A week ago last Thursday I attended the EPA hearings in Washington, DC on new regulations for carbon emissions from new power plants. And I’ll admit it – I was terrified to testify, so I didn’t. I had been offered the opportunity to testify numerous times, to let the EPA know why this rule is so important to me, to all Americans, and to the world. Having never been to a hearing before, I pictured an intimidating set-up. I thought, what could I contribute that nobody else was saying?
We all know that regulating carbon emissions from power plants will not only benefit the health of millions, but that it is an important (if inadequate) undertaking to limit the production of greenhouse gases. And so many brave people stepped up to the plate. The panel heard from economists, scientists, nurses, doctors, wildlife lovers, public health experts, and concerned citizens. The word asthma was mentioned so many times that although at first I thought it would make a good drinking game, I quickly realized I’d have died of alcohol poisoning in the first hour. I heard tales of people being forced to stay inside on hot summer days because of air quality and others gasping for breath. We heard about chronic pulmonary obstructive disorder and polar bears.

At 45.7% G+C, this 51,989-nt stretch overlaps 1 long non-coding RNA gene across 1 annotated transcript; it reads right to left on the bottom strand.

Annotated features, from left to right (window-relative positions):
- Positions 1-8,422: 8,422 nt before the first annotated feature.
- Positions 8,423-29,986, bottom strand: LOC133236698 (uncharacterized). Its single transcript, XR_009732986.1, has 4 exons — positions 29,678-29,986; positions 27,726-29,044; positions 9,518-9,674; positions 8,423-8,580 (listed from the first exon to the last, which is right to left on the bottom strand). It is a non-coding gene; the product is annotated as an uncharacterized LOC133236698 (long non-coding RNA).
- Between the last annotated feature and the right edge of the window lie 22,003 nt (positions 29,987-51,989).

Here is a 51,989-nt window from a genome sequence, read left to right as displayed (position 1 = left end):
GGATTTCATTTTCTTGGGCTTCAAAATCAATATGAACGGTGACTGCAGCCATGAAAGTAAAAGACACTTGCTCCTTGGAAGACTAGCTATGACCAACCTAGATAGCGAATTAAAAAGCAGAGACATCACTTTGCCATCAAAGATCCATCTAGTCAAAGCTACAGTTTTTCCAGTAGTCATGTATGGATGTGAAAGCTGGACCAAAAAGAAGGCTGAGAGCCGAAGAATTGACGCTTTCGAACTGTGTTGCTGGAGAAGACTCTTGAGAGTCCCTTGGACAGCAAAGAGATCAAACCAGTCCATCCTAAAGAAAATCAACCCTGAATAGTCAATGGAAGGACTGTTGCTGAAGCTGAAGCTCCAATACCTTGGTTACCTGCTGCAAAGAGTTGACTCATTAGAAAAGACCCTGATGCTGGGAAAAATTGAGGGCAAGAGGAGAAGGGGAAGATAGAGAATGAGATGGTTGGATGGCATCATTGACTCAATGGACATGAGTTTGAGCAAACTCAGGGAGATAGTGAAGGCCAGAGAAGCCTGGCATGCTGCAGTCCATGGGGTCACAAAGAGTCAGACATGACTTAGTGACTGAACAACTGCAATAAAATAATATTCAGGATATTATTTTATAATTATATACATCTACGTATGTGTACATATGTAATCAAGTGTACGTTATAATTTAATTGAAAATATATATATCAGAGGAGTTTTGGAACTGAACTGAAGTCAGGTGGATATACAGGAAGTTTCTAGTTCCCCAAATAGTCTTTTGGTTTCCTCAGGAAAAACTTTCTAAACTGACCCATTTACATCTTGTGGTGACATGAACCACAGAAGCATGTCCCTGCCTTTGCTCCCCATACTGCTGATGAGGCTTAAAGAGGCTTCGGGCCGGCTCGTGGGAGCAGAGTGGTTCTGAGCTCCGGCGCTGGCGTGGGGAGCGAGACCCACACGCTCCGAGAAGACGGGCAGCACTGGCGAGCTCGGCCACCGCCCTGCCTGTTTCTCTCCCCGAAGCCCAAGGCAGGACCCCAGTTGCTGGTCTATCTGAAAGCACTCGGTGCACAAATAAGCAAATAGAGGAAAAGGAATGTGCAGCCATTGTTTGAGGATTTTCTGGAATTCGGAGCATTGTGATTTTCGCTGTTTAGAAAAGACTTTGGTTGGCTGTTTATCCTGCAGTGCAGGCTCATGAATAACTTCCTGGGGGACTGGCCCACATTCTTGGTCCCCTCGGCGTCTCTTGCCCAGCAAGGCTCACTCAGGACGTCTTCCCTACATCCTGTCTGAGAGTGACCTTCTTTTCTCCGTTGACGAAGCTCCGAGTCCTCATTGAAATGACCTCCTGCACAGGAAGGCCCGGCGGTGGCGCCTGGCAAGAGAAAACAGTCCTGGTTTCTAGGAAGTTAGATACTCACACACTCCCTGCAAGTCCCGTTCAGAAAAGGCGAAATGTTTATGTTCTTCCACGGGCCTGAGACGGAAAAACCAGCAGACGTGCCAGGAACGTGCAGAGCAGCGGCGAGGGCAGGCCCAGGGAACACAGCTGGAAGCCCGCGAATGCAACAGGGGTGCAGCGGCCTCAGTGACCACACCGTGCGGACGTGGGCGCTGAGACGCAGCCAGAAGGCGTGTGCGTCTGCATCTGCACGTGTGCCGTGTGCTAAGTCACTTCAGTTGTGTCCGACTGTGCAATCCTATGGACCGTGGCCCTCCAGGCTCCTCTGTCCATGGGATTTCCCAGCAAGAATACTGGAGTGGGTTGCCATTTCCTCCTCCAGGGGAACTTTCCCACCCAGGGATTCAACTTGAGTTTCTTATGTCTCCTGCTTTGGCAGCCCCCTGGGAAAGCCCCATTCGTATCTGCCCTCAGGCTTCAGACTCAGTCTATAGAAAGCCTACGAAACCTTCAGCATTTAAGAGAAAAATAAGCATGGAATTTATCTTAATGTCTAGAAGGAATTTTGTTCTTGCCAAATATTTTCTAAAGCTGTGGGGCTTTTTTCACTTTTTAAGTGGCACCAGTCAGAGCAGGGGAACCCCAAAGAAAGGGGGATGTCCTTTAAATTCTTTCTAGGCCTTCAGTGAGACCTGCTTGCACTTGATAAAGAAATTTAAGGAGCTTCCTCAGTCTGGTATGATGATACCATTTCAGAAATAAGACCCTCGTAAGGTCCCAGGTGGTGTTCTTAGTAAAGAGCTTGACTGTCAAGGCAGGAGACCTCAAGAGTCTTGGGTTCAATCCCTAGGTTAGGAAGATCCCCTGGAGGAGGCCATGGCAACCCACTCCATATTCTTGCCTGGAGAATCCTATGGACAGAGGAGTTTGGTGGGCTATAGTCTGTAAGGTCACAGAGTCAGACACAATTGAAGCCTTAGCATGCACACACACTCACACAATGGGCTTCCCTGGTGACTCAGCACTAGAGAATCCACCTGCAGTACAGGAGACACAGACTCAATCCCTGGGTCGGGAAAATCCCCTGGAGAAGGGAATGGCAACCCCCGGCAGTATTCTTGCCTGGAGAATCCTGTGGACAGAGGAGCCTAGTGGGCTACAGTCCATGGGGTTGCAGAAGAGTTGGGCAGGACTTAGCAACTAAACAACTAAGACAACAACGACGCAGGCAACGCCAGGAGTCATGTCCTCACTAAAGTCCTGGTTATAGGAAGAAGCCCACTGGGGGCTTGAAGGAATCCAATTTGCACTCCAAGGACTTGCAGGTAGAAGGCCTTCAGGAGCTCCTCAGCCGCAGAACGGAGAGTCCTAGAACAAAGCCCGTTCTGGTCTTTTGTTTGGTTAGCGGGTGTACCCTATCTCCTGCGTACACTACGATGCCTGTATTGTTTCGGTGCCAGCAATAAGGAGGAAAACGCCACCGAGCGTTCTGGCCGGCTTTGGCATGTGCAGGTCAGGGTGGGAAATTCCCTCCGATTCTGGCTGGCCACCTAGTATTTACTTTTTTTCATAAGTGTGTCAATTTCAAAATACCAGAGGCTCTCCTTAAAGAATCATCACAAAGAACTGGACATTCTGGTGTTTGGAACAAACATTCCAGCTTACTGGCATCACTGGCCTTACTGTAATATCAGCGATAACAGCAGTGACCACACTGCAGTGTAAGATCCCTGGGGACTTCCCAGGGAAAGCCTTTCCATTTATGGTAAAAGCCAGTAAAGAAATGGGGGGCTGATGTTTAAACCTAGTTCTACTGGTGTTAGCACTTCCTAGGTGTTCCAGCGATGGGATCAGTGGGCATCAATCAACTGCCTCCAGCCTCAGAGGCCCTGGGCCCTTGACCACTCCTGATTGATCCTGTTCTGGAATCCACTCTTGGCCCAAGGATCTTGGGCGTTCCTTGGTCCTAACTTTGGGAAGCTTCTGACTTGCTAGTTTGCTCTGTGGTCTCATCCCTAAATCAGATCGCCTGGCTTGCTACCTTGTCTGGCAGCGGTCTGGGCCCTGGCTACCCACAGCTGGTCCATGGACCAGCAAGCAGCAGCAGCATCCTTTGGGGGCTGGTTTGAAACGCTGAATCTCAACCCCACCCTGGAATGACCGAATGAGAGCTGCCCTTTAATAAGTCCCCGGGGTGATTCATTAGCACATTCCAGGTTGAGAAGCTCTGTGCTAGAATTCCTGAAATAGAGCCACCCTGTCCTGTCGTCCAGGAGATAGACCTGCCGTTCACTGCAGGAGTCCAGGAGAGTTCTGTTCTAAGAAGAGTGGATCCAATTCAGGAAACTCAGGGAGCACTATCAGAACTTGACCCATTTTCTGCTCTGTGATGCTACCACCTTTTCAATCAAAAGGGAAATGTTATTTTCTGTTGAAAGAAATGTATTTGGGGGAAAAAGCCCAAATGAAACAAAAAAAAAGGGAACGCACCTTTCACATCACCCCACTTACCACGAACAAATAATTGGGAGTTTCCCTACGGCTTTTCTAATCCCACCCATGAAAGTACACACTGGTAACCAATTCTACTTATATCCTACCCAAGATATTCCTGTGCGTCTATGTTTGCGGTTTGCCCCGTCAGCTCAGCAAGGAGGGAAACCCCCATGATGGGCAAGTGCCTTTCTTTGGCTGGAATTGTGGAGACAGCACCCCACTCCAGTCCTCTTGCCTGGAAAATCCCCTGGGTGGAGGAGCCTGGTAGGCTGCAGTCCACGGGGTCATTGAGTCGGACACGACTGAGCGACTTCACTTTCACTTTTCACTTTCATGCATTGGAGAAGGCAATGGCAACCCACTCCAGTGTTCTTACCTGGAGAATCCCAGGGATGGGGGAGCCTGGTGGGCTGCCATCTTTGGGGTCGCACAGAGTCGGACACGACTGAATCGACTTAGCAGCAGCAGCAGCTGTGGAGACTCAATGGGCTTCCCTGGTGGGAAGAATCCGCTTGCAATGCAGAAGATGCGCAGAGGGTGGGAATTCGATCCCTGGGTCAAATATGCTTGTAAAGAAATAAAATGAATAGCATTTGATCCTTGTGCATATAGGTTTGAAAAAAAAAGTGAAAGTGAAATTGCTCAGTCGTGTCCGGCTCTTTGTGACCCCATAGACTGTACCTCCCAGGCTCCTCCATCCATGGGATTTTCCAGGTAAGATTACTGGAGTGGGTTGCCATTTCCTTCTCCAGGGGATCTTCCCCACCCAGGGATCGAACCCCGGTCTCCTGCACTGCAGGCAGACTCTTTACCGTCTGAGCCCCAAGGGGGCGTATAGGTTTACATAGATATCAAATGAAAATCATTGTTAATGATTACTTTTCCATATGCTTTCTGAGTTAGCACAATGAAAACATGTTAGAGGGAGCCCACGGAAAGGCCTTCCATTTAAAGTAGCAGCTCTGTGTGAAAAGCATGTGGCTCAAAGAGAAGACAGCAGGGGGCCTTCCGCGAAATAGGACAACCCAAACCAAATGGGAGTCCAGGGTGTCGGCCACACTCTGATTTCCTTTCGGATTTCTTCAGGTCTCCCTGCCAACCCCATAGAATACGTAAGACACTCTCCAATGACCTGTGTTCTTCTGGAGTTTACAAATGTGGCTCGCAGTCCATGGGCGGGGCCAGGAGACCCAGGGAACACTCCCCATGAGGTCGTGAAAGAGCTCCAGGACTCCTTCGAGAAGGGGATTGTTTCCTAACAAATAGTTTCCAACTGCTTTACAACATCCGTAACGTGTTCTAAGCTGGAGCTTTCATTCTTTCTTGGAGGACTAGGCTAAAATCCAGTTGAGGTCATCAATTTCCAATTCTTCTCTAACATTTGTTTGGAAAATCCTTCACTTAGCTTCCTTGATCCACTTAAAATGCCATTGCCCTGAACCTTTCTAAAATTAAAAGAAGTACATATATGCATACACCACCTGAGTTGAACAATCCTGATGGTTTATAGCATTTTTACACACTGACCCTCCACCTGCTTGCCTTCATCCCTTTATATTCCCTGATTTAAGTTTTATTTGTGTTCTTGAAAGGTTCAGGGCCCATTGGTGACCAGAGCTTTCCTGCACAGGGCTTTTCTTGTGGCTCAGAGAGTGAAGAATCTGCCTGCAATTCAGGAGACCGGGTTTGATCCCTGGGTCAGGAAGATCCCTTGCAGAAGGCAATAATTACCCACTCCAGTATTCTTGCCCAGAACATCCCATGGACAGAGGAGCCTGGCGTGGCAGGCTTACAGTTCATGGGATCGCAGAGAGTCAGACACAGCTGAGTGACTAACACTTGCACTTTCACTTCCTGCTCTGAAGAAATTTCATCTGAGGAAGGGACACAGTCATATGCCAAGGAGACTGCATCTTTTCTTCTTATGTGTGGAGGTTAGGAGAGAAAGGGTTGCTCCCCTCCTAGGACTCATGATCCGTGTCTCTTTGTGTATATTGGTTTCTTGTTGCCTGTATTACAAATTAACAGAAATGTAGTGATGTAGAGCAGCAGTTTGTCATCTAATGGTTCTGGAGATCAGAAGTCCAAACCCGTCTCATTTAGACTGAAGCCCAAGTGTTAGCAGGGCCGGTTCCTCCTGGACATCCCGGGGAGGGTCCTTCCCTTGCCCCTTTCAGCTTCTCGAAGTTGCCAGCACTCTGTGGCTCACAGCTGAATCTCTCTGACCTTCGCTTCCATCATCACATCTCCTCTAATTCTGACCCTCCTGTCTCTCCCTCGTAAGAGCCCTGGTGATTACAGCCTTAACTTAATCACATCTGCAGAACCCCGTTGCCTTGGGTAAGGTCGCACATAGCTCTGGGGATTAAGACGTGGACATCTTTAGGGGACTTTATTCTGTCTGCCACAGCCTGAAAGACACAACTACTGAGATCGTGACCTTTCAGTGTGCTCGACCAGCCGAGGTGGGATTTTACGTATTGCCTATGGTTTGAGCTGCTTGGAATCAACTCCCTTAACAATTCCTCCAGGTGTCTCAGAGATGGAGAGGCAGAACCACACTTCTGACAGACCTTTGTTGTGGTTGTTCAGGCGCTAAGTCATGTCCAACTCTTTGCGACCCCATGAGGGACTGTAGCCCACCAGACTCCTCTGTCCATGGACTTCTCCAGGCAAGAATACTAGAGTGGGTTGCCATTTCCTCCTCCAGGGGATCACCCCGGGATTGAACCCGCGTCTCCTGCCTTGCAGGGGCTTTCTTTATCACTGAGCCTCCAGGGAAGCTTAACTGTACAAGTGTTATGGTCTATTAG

But I shouldn’t have been scared to testify. EPA officials sat patiently and listened intently to what the people had to say. Most people read prepared statements and then submitted them for the record. It was a respectful, non-intimidating atmosphere and I wish I had taken the opportunity to speak my mind. I support the EPA, but I want more. I want to make sure the EPA knows that carbon emissions from ALL power plants need to be regulated. But still, every little bit helps.
I listened and watched the proceedings for about 3 hours. During that time I only heard from 2 people arguing against the standards. One represented a small town in Virginia, and spoke of the economic losses to families. The other was one of the bad guys we hear so much about, a man with a booming voice, proclaiming the uncertainty of climate change. As he ranted on and on, I couldn’t help but roll my eyes and share a moment with the gentleman in front of me who was shaking his head at this man’s lies and misinformation.
It seems big coal was a more powerful presence at the Chicago hearing. There, “somebody” (I wonder who!) put an ad out on Craigslist offering to pay people to wear pro-coal t-shirts at the hearing. I’m not going to lie, I could use $50. But I wouldn’t hurt others for it.
Yet there was a distinct dearth of youth voices. One of my favorite moments came when a gawky teen took the stand and peered awkwardly out at the audience before quickly casting down his eyes. But when it was his turn to speak, he spoke clearly and forcefully, with a confidence beyond his years, likely beyond my years.The youth have a powerful voice. We need to use it.
The good news is that all of our voices can still be heard. The public comment period is open until June 25, click here to add your voice! There have already been more than 1.4 million comments submitted. Let’s make sure YOUR story is heard, why do you the support EPA in regulating carbon emissions from new power plants?